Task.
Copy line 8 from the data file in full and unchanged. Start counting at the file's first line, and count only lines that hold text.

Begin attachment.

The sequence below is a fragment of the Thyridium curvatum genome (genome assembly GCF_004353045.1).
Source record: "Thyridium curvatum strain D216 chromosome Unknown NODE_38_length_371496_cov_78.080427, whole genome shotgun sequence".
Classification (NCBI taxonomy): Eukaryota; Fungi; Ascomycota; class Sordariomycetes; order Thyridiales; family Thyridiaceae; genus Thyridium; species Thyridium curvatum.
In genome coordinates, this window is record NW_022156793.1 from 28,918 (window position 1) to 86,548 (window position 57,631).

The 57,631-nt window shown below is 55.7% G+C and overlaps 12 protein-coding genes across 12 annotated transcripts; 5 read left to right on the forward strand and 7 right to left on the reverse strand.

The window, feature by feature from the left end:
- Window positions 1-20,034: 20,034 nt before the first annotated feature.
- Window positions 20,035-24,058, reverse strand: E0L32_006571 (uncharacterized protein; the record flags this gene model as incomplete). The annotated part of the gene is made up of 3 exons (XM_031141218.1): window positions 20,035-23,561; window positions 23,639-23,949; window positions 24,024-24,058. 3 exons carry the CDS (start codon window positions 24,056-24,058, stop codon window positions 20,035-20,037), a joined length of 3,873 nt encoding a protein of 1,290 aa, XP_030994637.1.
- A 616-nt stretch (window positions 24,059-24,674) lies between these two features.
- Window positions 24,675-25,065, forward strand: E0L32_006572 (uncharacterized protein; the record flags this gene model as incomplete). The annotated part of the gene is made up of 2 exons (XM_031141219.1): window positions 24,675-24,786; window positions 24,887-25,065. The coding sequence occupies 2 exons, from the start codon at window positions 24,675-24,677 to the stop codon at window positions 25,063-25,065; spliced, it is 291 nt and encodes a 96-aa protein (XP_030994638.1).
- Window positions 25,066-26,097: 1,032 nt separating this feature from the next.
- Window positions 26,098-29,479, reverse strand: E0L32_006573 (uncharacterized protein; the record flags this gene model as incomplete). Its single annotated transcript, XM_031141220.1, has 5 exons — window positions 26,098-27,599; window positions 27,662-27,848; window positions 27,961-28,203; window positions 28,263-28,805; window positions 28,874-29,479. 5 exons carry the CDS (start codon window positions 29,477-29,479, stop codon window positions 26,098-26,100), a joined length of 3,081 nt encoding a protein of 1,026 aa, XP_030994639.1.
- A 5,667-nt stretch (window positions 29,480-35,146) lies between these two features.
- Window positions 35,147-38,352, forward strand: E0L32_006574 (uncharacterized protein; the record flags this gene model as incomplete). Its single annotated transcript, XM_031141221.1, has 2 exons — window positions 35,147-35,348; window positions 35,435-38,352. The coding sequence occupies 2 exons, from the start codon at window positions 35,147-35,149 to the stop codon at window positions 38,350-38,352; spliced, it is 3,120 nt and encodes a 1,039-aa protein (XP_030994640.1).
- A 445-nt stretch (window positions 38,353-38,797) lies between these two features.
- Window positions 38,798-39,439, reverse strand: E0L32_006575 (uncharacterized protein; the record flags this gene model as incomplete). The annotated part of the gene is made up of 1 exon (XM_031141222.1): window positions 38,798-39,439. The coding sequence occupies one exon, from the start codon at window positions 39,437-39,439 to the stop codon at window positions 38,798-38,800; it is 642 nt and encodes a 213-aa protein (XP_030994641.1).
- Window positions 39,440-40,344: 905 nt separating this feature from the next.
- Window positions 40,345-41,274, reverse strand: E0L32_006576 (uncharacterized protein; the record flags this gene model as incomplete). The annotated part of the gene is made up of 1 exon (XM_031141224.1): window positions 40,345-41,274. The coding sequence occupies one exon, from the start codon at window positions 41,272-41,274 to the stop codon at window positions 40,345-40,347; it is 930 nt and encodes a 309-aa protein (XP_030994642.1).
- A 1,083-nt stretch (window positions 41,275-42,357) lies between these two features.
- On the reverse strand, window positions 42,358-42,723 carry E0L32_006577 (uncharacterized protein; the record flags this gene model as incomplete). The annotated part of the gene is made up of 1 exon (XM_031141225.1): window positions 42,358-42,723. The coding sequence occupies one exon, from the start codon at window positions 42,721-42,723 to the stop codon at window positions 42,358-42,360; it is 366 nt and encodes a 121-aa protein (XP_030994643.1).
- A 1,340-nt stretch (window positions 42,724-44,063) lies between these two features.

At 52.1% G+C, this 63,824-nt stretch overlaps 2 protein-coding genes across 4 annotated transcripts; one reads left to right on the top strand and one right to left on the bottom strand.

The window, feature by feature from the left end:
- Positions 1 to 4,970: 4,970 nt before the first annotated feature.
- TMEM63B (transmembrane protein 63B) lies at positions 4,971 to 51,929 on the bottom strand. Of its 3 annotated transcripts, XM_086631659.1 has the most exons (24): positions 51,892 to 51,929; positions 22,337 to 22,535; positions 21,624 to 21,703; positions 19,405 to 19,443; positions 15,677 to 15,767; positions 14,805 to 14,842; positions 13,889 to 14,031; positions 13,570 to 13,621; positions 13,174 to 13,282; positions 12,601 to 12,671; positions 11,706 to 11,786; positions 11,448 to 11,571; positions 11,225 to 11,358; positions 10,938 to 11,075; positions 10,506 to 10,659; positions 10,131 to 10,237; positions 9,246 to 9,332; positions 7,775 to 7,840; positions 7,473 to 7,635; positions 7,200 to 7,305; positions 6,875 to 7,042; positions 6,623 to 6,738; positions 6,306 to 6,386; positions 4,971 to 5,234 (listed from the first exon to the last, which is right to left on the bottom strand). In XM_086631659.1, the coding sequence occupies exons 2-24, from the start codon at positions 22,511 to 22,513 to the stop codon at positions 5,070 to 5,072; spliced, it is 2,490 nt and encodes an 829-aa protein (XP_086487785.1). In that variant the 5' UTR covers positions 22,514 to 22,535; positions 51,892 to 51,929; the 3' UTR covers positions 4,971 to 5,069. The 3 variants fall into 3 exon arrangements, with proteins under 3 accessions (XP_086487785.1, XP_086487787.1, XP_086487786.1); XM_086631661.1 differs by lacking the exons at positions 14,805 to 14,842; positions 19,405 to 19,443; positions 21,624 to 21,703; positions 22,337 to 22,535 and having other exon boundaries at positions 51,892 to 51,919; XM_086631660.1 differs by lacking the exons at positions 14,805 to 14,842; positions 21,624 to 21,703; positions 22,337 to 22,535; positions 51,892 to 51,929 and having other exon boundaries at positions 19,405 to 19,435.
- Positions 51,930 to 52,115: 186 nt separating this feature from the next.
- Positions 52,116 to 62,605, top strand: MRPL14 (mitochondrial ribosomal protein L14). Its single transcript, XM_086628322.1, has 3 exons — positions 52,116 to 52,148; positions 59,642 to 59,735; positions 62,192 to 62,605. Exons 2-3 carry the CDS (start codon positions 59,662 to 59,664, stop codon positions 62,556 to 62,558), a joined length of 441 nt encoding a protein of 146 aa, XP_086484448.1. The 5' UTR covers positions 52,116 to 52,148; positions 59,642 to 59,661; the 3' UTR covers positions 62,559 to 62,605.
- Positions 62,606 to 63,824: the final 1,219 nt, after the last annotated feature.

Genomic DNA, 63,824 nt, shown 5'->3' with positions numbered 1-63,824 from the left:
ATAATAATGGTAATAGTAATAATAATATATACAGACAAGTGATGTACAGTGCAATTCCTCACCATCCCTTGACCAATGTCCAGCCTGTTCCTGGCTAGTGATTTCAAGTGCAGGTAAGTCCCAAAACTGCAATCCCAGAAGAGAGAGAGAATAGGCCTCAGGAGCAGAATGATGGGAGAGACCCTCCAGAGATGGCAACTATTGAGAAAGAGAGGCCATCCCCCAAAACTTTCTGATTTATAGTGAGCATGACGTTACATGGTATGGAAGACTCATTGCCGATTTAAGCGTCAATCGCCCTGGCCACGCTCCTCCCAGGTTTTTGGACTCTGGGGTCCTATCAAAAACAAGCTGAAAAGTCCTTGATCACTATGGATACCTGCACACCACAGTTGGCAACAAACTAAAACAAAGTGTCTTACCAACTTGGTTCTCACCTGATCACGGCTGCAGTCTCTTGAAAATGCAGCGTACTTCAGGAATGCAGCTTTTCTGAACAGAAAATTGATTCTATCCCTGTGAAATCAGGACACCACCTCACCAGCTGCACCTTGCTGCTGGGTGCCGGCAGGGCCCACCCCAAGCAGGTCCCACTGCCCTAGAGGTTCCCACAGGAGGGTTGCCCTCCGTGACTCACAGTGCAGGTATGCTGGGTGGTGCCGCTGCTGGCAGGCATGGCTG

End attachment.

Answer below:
- Window positions 20,035-24,058, reverse strand: E0L32_006571 (uncharacterized protein; the record flags this gene model as incomplete). The annotated part of the gene is made up of 3 exons (XM_031141218.1): window positions 20,035-23,561; window positions 23,639-23,949; window positions 24,024-24,058. 3 exons carry the CDS (start codon window positions 24,056-24,058, stop codon window positions 20,035-20,037), a joined length of 3,873 nt encoding a protein of 1,290 aa, XP_030994637.1.